Pit Crater Chain South of Arsia Mons
Pit Crater Chain South of Arsia Mons
ESP_011677_1655  Science Theme: Volcanic Processes
This contains a series of craters called pit chains; however they are not formed by impact craters.

There are a few potential ways that these are formed. The pit craters are believed to form by the collapse of lava tubes or magma chambers. They could also form when the crust of Mars gets pulled apart by extensional forces from a growing volcano magma chamber. This leaves structurally weak areas that have a greater chance of collapsing when the area (lava tubes or magma chamber) no longer contains molten lava or is drained from the chamber.

There is evidence that Mars is not the only planet that has features like these. Earth also has similar pit chains that have formed in Iceland. This chain was formed on a known fault line and the pits formed when the region experienced an earthquake.

This process may be similar to the way the Martian pit chains were formed. If “Marsquakes” are the cause of the formation of pit chains, this will support the idea that there is still geologic (tectonic) activity occurring on Mars. The pit chains that have been found on Earth are considerably smaller than similar features that are found on Mars. Earth's are smaller due to higher gravity and weathering makes them smaller and at some point completely erasing them from sight. But Mars has no system to create erosion; therefore the chains on Mars are better preserved.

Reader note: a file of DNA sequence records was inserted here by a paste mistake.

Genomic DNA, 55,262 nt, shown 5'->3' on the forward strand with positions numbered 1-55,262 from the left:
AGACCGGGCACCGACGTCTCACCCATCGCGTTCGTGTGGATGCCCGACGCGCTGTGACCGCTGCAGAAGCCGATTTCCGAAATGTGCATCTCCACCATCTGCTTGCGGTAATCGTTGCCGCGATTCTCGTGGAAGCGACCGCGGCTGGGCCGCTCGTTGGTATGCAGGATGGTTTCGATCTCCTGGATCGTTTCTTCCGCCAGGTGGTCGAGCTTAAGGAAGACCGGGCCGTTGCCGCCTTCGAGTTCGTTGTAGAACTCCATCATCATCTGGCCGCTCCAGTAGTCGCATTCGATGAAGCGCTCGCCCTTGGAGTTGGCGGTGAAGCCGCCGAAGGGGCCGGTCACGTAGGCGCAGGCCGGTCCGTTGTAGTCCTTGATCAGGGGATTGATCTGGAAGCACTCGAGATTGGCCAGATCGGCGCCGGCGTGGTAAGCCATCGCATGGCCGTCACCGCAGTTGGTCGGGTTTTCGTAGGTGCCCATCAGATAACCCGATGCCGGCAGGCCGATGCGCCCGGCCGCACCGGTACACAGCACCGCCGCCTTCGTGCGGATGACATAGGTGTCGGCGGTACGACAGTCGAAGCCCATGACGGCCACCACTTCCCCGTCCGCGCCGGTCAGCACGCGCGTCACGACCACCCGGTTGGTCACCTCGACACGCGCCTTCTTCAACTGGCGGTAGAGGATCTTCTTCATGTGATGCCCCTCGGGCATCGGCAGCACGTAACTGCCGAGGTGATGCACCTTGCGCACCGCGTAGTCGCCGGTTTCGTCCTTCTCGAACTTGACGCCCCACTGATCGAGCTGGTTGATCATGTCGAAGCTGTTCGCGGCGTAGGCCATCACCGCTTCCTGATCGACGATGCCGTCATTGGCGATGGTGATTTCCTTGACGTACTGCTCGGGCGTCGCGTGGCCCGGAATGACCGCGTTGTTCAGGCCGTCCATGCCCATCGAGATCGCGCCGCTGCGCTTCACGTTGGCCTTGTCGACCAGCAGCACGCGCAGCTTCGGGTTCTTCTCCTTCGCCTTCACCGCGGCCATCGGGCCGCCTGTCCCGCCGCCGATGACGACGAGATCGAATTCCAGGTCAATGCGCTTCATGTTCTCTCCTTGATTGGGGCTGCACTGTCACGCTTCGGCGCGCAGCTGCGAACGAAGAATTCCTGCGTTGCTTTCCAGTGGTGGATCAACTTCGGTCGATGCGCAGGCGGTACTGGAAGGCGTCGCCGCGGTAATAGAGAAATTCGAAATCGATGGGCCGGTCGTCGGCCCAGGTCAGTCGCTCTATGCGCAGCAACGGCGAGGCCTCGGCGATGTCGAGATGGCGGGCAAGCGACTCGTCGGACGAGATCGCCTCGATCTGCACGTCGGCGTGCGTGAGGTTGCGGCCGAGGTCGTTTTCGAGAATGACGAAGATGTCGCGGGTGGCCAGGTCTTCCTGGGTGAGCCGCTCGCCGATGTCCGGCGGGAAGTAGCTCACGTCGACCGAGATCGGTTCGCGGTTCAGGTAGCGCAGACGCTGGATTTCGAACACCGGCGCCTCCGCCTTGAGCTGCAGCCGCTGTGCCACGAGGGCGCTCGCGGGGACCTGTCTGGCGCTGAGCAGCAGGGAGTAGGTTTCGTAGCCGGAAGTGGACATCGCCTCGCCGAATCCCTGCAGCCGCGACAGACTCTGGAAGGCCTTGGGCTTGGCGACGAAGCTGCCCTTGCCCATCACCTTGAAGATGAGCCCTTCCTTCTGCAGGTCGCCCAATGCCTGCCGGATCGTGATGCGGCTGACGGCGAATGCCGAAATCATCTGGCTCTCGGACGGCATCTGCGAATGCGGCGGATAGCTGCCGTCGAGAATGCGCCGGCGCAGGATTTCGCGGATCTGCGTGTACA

Related links
Seismic study hints at a rumbling Mars
Pit chain formation on Mars

Written by: Circe Verba  (13 May 2009)

This is a stereo pair with ESP_012600_1655.
Acquisition date
22 January 2009

Local Mars time

Latitude (centered)

Longitude (East)

Spacecraft altitude
251.0 km (156.0 miles)

Original image scale range
50.9 cm/pixel (with 2 x 2 binning) so objects ~153 cm across are resolved

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50 cm/pixel and North is up

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Solar incidence angle
58°, with the Sun about 32° above the horizon

Solar longitude
195.9°, Northern Autumn

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North azimuth:  97°
Sub-solar azimuth:  7.3°
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NASA’s Jet Propulsion Laboratory, a division of the California Institute of Technology in Pasadena, Calif., manages the Mars Reconnaissance Orbiter for NASA’s Science Mission Directorate, Washington. The HiRISE camera was built by Ball Aerospace and Technology Corporation and is operated by the University of Arizona.